Post-Conviction Relief! Health and Safety Code section 11350 “Possession of a Controlled Substance” Offense Vacated Per Penal Code § 1473.7 Motion and Charge Completely Dismissed Pursuant to Penal Code section 1385!

Recently, in Los Angeles County at the Clara Shortridge Foltz Courthouse our office successfully litigated a Penal Code § 1473.7 motion arguing that our client failed to meaningfully understand the immigration consequences that would result from her 2001 Health and Safety Code section 11350 “Possession of a Controlled Substance” conviction.

Our client hired our office to attempt to seek post-conviction relief on her behalf. Our client pled to the Health and Safety Code section 11350(a) conviction in 2001 and was placed on Deferred Entry of Judgment (“DEJ”) for eighteen (18) months. In 2002, our client was terminated from the DEJ program based on non-compliance with the program and was placed on Proposition 36. In 2006, our client successfully completed the Proposition 36 program and her plea was set aside and dismissed pursuant to Penal Code section 1210.1. Despite the fact that our client successfully completed the program and her case was formally dismissed, the offense continues to cause our client federal immigration consequences. Thus, our office filed a motion to vacate the criminal offense pursuant to Penal Code section 1473.7.

Our motion focused on the amendments to the Statute that took effect in January of 2019. According to the amendments, Section 1473.7(e)(2) was added to the code and states that “[t]here is a presumption of legal invalidity for the purposes of paragraph (1) of subdivision (a) if the moving party pleaded guilty or nolo contendere pursuant to a statute that provided that, upon completion of specific requirements, the arrest and conviction shall be deemed never to have occurred, where the moving party complied with these requirements, and where the disposition has been, or potentially could be, used as a basis for adverse immigration consequences.” We argued that our client successfully completed the program and her plea was set aside and dismissed pursuant to Penal Code section 1210.1 – thus, pursuant to the amendment, there is a presumption that our client’s plea in this matter was legally invalid.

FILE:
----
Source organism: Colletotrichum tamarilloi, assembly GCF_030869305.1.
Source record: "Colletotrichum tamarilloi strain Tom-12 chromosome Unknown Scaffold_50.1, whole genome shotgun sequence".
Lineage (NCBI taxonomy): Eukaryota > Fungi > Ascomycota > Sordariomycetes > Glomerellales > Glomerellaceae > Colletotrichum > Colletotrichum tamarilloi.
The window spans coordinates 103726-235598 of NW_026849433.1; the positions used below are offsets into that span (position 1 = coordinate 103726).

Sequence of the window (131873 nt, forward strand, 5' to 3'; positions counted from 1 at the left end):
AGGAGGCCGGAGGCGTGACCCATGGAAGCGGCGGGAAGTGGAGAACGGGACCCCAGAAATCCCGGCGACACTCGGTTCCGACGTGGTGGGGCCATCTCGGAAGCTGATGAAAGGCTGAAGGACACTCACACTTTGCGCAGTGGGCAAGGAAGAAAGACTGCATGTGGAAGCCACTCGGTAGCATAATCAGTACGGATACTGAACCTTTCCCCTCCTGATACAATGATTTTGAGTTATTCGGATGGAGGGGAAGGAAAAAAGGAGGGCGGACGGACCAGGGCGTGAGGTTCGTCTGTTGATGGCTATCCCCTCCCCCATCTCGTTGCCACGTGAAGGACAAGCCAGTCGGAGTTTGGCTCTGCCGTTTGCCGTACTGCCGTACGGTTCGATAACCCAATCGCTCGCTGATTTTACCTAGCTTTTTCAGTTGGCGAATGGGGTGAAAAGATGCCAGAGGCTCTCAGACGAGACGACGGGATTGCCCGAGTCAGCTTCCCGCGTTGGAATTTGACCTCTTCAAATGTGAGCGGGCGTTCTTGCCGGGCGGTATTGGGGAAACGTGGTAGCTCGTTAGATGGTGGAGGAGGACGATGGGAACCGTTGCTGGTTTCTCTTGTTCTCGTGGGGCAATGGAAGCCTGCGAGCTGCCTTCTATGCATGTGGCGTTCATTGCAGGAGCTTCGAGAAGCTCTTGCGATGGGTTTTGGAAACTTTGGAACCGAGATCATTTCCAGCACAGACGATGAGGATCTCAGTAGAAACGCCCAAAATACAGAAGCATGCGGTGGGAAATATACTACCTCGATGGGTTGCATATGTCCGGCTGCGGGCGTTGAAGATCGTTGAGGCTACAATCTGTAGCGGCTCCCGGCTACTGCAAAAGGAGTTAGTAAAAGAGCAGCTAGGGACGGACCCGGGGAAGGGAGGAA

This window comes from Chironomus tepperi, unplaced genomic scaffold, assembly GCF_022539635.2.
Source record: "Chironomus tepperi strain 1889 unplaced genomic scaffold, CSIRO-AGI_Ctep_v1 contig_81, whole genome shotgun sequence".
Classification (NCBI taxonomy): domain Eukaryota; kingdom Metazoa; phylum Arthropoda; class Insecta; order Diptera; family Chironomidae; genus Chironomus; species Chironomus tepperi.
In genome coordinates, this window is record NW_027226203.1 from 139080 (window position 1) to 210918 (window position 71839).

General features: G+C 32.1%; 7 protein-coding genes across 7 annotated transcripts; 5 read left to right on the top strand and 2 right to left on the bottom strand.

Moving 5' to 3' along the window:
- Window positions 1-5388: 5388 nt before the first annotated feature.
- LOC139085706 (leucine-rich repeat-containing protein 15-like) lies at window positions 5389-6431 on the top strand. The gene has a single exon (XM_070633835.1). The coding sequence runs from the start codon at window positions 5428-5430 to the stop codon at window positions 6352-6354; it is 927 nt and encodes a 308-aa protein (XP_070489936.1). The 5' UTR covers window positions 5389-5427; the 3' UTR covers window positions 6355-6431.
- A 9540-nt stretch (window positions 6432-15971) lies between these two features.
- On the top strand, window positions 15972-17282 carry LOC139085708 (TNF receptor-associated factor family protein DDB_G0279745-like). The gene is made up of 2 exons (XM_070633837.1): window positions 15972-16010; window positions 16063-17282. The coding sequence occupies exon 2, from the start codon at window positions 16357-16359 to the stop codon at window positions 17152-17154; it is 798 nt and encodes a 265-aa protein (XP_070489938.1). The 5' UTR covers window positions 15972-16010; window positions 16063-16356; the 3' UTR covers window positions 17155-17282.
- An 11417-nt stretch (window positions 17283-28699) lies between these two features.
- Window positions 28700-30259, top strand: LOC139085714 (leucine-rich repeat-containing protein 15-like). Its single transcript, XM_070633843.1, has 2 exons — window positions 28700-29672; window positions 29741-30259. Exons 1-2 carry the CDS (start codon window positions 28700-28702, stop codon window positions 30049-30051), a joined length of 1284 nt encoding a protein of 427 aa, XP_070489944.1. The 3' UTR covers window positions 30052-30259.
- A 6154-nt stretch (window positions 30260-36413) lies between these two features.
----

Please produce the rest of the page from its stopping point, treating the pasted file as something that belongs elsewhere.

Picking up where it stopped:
At the hearing on the motion, we informed the prosecution that there is a presumption of legal invalidity in this matter due to our client’s completion of the Proposition 36 program. The prosecution had reviewed our motion and intended to submit on our moving papers. We submitted the matter to the court and the court granted our motion, vacated our client’s plea, and the offense was dismissed pursuant to Penal Code section 1385, in the interests of justice.

This is an amazing result for our client and will allow our client to move forward with her immigration goals!

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